When it comes to research, social networks and social business have broken down barriers between those who have and those who want.  Our online social world enables frictionless creation of communities, low inertia in-and-out flow of information, and ease of access to subject matter experts.  Lora Cecere has over 3000 followers on Twitter, to whom she can broadcast updates in real time and at no cost.  She also gains a research resource of her own.  Compared with the old days within a big research company, which would assemble research panels, Cecere said, “now, I’ve got 3,000 people on the other end...and I use people I know for research panels.  It’s much more valuable than buying it, and we have accessibility to do that through social media.”  

Unlike traditional research models which were primarily a one-to-many publication approach, Cecere can use social tools to work with clients and sources in a different way.   “What I have tried to do is build a many-to-many model through my community,” she explained, which allows a different kind of value.  “The model is changing from a one-to-one to a one-to-many and a many-to-many model.”  

This aspect of social-enabled research fits well with independent analysts, or firms that use the freemium model (see below) to drive sales of consulting services; it is far harder to apply in the case of the large-format research firm in which the business model is based on being the gatekeeper of access to analysts.  

What about the social shopping aspect that we see in the consumer space?  If you're buying a phone or a television, or deciding which restaurant to visit, product and company reviews are increasingly part of your buying process.  Partly that happens through social means like Facebook, but it has also led to the emergence of review sites like Yelp and Angie's List. But so far there is no for enterprise software and services.  Why not?

Richardson and I talked about the nature of information sharing in business.  He said, “You know, to be honest, I think there are lots of gatherings of CIOs where they get together in various forums and actually sit and actually share ideas.  I think it’s one thing to share ideas on ‘what are you going to do about SAP, they’ve come back and offered us a three-year term license where it’s all you can eat. What did you decide to do?’  That’s one thing versus ‘we’re completely changing our supply chain strategy to focus on direct store delivery.  What was your experience in that space?’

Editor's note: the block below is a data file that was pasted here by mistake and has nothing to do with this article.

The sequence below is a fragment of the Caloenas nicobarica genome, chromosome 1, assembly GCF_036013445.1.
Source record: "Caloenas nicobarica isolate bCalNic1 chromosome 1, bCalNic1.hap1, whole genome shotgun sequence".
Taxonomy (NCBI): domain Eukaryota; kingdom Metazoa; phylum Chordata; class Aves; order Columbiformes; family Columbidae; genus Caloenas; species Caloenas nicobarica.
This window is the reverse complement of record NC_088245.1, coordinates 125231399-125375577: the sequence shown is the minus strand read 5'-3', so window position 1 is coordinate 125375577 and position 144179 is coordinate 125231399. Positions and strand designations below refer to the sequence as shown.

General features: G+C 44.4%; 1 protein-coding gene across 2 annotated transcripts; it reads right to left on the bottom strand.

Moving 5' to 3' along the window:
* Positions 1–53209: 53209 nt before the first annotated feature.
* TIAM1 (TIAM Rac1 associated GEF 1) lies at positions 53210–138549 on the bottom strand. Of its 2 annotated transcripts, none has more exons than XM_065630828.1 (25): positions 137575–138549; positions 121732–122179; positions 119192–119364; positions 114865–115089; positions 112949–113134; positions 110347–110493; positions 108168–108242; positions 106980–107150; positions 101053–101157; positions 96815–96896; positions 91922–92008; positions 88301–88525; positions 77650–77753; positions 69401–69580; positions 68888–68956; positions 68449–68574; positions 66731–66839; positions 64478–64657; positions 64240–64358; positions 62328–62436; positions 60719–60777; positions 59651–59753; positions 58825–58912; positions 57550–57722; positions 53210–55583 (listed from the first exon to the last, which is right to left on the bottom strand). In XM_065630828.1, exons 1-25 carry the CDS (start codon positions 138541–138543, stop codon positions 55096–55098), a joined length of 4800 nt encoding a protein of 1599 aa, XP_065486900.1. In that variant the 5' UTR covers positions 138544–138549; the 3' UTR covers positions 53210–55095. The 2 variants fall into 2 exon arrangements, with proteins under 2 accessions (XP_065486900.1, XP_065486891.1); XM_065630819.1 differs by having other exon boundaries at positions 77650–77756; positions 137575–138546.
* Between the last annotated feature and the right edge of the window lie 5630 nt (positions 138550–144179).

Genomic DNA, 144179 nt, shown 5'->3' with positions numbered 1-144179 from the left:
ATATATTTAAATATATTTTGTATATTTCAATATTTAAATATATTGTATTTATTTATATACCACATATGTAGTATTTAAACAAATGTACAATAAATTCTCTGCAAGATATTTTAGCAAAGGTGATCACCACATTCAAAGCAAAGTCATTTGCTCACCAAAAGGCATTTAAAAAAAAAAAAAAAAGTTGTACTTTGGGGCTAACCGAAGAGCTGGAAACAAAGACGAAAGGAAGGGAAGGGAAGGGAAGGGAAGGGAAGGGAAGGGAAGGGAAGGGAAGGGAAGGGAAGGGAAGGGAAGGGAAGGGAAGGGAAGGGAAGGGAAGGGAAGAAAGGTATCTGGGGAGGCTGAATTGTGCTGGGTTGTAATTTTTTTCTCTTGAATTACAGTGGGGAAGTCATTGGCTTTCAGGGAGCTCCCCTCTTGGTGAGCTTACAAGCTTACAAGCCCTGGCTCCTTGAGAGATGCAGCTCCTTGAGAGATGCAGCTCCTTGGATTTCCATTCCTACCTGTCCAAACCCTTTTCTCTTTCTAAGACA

“Something like that, that has real strategic implications, where you may have retained a McKinsey or a Kearney or another big consulting company, I don’t think you’re quite willing to give away what you just spent millions on, which may be ongoing.  I think what people are willing to share differs.  If it’s a kind of horizontal issue, or a broad-based issue, like how you manage a vendor, what made you decide to go with vendor A versus vendor B, that’s a lot different than actually changing your strategy.”

“I think really smart buyers go for the formal network where they get together and ask a lot of questions, and then what they might do with a research firm is validate some of the ideas, or look to see if there’s other industries or other companies that are doing something similar that they might be able to talk to.”  

It first referred to the practice of end users bringing their own devices into the workplace, but consumerization has broadened to include direct tech purchases by lines of business, bypassing IT.  Cecere said, “the buyer of technology has changed, from the software service to the line of business user, so 40%, based on quantitative studies I’ve seen, is really through the line of business, and the power of IT has diminished.”  You can see the same thing happening in research, as the research buyers are coming more frequently from lines of business other than IT.  Cecere said, “I think Gartner and Forrester serve very different markets, that Gartner’s married to IT and so is Forrester, and I think we haven’t figured out how to serve the line of business buyer yet and there are different research models trying to do that.”  

The enterprise application market has matured.  
The world of networked desktop and laptop computers, of big client-server enterprise applications, of the huge IT department, has only been with us for about 20 years, and it’s growing up.  

That era saw the rise of the big enterprise applications like ERP, the ubiquitous presence of e-mail, and the corporate intranet.  Later on, we added internet and mobile devices to the lives of knowledge workers.  But there are hardly any big ERP deployments that have not been done yet, the large enterprise market is saturated.  The market is consolidating around a few very large vendors. The needs that drove the success of large research firms are not the same as the current needs of the marketplace.  Many of the big questions that drove people to Gartner and Forrester have been answered.